Celebrating holidays in Canada
By Delaney Rombough
Posted on June 21, 2021
Canadians celebrate many holidays throughout the year. Some holidays are designated as statutory “stat” holidays (also called public holidays) by the Canadian government. This means that it’s basically a paid day off for most Canadians. If you do have to work on a stat holiday like Remembrance Day or Boxing Day, you are entitled to bonus holiday pay, which is usually 1.5 times your regular pay rate. Stat holidays also vary slightly by province. Canadians take advantage of these holidays to relax, recharge, and spend time with their friends and families.
New Year’s Day—Jan. 1 (stat holiday)
New Year’s Day is celebrated on Jan. 1, the first day of the Georgian Calendar. It’s a day off for the public. Schools, stores, and most businesses are closed. Many people ring in the new year with a party that begins on Dec. 31 and continues into the early hours of the morning. People go to parties at clubs or bars, or they host their own party with friends and family at home.
Lunar New Year
Lunar New Year is a vibrant and festive celebration for many Asian communities in Canada. It’s a time where Asian-Canadians spend time with their friends and families. Festivities include events like parades, traditional dancing and costumes, fireworks, food, and arts and crafts. The largest celebrations take place in Chinatown districts in various cities across Canada.
Good Friday (stat holiday)
Good Friday is a Christian holiday that commemorates the death of Jesus Christ. It’s a public holiday, and schools and most businesses close for the day. It’s a day of mourning and prayer among the Christian community, and many attend a church service. For those who don’t celebrate, it’s a nice break during spring and a relaxing long weekend.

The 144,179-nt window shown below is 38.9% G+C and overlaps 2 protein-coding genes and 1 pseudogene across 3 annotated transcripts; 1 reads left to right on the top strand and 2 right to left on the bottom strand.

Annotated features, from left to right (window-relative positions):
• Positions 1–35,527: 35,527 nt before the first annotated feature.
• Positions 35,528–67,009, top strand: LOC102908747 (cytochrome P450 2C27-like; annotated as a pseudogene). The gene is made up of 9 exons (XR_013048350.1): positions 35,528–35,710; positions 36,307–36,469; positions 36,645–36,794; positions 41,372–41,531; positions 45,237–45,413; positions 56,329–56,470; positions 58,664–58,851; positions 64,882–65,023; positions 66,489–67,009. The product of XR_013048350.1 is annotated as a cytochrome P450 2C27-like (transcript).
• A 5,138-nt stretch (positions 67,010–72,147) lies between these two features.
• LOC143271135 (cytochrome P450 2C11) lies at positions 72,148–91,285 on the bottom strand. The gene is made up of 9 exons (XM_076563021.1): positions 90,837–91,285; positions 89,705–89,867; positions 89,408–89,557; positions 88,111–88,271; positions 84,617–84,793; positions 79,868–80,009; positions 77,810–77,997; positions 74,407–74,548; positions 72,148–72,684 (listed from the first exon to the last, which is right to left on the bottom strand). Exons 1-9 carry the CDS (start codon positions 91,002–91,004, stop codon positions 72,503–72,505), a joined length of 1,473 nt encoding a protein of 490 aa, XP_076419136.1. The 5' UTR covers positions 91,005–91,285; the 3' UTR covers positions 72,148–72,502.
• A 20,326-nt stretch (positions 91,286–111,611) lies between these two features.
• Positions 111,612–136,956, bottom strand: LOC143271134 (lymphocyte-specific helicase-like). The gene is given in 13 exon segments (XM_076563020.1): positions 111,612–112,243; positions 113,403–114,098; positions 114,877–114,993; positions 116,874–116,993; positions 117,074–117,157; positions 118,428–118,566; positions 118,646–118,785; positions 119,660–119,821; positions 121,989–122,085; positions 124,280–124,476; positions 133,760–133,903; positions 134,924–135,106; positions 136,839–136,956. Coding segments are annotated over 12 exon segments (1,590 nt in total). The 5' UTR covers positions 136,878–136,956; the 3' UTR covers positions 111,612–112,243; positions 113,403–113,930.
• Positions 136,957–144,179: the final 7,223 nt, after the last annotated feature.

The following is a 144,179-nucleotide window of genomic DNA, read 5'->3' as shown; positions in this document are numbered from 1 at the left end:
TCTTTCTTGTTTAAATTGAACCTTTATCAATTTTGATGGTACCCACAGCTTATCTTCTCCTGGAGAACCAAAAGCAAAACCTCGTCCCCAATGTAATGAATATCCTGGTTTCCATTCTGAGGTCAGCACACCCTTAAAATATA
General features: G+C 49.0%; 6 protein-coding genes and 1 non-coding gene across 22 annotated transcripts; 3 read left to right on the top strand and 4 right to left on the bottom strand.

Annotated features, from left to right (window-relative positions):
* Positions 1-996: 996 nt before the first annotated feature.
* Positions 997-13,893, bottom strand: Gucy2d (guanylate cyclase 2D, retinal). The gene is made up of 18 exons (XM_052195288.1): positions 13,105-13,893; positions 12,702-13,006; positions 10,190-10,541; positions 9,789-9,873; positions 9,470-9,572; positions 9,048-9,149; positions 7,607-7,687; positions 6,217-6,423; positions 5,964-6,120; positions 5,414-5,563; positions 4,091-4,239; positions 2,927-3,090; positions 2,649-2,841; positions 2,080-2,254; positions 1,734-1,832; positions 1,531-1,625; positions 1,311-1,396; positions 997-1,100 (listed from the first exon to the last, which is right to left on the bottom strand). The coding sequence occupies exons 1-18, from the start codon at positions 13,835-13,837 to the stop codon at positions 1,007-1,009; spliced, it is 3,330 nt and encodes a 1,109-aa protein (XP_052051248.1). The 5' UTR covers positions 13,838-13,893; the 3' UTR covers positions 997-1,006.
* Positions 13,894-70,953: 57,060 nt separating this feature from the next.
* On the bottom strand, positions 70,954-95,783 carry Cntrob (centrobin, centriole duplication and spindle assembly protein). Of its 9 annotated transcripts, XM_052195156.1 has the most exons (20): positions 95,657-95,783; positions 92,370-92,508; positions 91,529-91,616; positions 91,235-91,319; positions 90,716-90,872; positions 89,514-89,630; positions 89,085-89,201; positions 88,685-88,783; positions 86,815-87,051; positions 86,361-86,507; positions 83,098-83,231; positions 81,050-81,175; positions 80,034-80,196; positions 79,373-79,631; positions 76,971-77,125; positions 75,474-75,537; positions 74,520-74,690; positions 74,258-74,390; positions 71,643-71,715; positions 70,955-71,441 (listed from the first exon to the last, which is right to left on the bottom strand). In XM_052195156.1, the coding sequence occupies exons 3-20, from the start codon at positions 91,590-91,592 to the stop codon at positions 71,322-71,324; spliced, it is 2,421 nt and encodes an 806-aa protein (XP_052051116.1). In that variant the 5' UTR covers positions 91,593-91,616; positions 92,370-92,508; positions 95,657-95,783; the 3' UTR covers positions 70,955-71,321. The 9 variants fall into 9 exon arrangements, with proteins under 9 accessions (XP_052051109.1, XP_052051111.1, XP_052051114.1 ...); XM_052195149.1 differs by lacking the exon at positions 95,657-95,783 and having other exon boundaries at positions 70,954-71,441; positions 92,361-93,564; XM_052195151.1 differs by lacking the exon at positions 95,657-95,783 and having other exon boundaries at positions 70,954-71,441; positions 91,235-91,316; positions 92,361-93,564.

Easter is a holiday that many Christians observe. It’s a religious holiday that celebrates Jesus Christ’s resurrection after his death. Businesses may be open or closed. Those who observe the religious aspects of the holiday celebrate it by attending a church service and eating a big meal with their families. People also participate in Easter egg hunts, egg decorating, and Easter-themed baked goods, chocolate, and candy.
Victoria Day—the Monday before May 25 (stat holiday)
Victoria Day is named after Queen Victoria, whose birthday was on May 24, 1819. This holiday marks the unofficial start of summer for most people. It’s a day off for the general public, so schools and most businesses are closed. The weather is typically warmer during this long weekend, so Canadians may go to their summer cottages or celebrate with fireworks. This is also the weekend when many outdoor theme parks open for the summer.
Canada Day—July 1 (stat holiday)
Canada Day celebrates Canada’s confederation, which took place on July 1, 1867. Canadians typically gather with family and friends for an afternoon of barbeques, pool parties, and campfires. Many cities also host outdoor festivities such as community barbeques, parades, and carnival games. The day usually ends with fireworks.
Civic Holiday—first Monday in August (stat holiday)